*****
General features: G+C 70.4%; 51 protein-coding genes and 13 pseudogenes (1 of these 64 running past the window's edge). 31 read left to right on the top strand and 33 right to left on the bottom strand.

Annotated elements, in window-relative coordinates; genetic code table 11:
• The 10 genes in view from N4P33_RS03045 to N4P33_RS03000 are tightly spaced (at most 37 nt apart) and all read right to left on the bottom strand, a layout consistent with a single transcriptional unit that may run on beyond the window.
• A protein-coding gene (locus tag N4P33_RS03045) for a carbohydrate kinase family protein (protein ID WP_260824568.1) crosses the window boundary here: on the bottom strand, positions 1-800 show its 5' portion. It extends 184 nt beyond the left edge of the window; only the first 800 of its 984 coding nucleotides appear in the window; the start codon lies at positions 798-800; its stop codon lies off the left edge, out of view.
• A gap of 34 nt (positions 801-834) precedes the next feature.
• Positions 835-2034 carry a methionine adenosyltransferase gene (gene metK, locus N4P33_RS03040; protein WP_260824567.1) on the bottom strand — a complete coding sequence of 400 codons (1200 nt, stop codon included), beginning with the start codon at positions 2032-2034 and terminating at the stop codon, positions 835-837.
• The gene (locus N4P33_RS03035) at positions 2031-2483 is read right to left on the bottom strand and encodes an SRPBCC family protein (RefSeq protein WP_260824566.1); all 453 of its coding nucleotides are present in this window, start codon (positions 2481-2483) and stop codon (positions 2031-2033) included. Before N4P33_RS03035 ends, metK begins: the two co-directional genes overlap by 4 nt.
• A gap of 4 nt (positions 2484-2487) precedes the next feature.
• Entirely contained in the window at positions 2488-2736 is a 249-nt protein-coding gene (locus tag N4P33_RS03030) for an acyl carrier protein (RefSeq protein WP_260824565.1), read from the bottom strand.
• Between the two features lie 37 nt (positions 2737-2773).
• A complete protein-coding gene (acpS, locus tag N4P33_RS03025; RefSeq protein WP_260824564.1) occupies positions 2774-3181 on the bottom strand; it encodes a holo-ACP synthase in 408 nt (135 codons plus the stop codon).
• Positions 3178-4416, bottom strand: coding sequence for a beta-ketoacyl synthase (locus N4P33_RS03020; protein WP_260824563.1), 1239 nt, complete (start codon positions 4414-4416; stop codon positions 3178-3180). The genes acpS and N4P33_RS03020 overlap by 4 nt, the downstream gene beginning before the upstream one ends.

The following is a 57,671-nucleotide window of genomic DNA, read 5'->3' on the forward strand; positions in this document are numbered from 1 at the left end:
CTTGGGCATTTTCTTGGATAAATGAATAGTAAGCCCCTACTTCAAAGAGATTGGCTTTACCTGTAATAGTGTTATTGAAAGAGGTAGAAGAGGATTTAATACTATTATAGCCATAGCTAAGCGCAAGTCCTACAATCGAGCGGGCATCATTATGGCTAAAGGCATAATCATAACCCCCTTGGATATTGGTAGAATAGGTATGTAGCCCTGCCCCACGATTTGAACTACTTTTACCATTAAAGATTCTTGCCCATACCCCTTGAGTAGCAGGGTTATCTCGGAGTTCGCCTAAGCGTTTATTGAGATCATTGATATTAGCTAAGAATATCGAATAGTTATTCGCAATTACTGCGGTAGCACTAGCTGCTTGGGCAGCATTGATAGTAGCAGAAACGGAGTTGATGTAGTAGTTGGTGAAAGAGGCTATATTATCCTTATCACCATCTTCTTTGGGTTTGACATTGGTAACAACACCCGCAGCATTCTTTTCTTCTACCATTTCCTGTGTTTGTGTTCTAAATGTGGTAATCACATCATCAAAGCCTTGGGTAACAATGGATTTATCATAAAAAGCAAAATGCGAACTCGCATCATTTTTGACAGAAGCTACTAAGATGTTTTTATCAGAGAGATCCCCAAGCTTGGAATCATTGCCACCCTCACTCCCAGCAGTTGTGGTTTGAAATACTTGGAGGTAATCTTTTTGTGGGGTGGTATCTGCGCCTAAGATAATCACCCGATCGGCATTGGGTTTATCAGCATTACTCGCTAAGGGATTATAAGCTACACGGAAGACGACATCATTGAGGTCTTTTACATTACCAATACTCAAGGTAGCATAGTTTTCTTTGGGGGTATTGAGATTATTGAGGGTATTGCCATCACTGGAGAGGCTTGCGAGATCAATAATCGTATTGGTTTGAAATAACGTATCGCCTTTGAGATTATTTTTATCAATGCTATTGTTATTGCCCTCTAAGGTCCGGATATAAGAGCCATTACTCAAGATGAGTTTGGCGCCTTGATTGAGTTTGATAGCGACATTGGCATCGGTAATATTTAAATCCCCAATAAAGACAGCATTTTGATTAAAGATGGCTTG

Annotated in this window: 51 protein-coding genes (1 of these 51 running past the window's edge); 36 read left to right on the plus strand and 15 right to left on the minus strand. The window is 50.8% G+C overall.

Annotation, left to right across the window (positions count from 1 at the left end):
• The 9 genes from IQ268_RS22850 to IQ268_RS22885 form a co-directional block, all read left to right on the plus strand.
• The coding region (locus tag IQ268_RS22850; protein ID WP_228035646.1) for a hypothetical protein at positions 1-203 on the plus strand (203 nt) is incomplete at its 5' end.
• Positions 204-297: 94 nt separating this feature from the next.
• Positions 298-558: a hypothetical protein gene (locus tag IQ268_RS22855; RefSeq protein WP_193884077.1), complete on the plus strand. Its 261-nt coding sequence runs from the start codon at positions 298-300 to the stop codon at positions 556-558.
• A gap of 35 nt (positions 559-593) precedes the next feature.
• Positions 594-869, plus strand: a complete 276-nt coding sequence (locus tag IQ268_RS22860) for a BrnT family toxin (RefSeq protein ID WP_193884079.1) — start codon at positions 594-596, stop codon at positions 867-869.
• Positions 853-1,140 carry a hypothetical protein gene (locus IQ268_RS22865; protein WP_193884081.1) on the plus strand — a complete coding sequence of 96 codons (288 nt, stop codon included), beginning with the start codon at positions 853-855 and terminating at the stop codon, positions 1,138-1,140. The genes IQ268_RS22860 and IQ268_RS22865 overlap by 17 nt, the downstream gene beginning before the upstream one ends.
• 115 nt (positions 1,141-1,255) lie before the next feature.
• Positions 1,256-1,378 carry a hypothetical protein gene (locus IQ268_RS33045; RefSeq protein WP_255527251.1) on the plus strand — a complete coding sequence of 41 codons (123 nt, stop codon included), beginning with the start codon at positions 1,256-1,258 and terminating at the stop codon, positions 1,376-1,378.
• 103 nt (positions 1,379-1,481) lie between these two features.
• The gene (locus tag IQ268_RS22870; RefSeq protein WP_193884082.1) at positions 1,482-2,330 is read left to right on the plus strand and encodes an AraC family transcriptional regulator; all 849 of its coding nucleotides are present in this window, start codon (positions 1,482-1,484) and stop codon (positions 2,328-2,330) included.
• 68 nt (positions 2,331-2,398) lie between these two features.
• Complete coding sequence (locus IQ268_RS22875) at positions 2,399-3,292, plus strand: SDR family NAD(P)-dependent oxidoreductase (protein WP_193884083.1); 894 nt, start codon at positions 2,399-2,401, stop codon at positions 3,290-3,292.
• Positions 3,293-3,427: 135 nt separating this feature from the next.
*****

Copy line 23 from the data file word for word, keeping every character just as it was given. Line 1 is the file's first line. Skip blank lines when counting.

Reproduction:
• Positions 853-1,140 carry a hypothetical protein gene (locus IQ268_RS22865; protein WP_193884081.1) on the plus strand — a complete coding sequence of 96 codons (288 nt, stop codon included), beginning with the start codon at positions 853-855 and terminating at the stop codon, positions 1,138-1,140. The genes IQ268_RS22860 and IQ268_RS22865 overlap by 17 nt, the downstream gene beginning before the upstream one ends.